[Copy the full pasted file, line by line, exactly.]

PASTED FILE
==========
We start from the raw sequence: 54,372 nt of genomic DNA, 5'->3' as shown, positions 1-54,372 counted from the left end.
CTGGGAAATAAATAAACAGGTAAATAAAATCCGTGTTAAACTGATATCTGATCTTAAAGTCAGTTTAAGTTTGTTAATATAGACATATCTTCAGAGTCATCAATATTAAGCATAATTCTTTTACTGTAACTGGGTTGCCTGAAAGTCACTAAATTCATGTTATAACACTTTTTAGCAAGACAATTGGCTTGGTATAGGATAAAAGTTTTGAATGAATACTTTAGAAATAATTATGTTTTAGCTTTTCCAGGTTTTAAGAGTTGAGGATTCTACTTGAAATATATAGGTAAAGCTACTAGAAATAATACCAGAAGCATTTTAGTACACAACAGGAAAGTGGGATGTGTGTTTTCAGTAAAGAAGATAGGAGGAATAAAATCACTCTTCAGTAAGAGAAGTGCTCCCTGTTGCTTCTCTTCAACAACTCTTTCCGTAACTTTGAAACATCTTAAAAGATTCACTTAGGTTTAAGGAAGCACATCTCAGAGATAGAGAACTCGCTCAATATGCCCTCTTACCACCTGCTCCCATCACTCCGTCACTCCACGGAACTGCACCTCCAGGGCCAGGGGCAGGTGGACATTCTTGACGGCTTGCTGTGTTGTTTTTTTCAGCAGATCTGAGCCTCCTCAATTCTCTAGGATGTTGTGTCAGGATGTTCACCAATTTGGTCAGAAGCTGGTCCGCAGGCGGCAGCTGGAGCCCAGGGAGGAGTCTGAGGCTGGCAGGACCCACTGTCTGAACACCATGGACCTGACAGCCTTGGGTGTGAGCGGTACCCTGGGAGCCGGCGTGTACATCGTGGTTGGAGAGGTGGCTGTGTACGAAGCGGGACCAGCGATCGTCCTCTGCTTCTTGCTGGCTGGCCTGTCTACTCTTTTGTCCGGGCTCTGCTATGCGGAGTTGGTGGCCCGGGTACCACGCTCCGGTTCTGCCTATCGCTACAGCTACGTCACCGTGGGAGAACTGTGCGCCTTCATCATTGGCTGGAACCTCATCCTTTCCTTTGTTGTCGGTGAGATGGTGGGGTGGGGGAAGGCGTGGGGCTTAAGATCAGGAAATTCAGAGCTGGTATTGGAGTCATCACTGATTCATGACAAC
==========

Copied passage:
We start from the raw sequence: 54,372 nt of genomic DNA, 5'->3' as shown, positions 1-54,372 counted from the left end.
CTGGGAAATAAATAAACAGGTAAATAAAATCCGTGTTAAACTGATATCTGATCTTAAAGTCAGTTTAAGTTTGTTAATATAGACATATCTTCAGAGTCATCAATATTAAGCATAATTCTTTTACTGTAACTGGGTTGCCTGAAAGTCACTAAATTCATGTTATAACACTTTTTAGCAAGACAATTGGCTTGGTATAGGATAAAAGTTTTGAATGAATACTTTAGAAATAATTATGTTTTAGCTTTTCCAGGTTTTAAGAGTTGAGGATTCTACTTGAAATATATAGGTAAAGCTACTAGAAATAATACCAGAAGCATTTTAGTACACAACAGGAAAGTGGGATGTGTGTTTTCAGTAAAGAAGATAGGAGGAATAAAATCACTCTTCAGTAAGAGAAGTGCTCCCTGTTGCTTCTCTTCAACAACTCTTTCCGTAACTTTGAAACATCTTAAAAGATTCACTTAGGTTTAAGGAAGCACATCTCAGAGATAGAGAACTCGCTCAATATGCCCTCTTACCACCTGCTCCCATCACTCCGTCACTCCACGGAACTGCACCTCCAGGGCCAGGGGCAGGTGGACATTCTTGACGGCTTGCTGTGTTGTTTTTTTCAGCAGATCTGAGCCTCCTCAATTCTCTAGGATGTTGTGTCAGGATGTTCACCAATTTGGTCAGAAGCTGGTCCGCAGGCGGCAGCTGGAGCCCAGGGAGGAGTCTGAGGCTGGCAGGACCCACTGTCTGAACACCATGGACCTGACAGCCTTGGGTGTGAGCGGTACCCTGGGAGCCGGCGTGTACATCGTGGTTGGAGAGGTGGCTGTGTACGAAGCGGGACCAGCGATCGTCCTCTGCTTCTTGCTGGCTGGCCTGTCTACTCTTTTGTCCGGGCTCTGCTATGCGGAGTTGGTGGCCCGGGTACCACGCTCCGGTTCTGCCTATCGCTACAGCTACGTCACCGTGGGAGAACTGTGCGCCTTCATCATTGGCTGGAACCTCATCCTTTCCTTTGTTGTCGGTGAGATGGTGGGGTGGGGGAAGGCGTGGGGCTTAAGATCAGGAAATTCAGAGCTGGTATTGGAGTCATCACTGATTCATGACAAC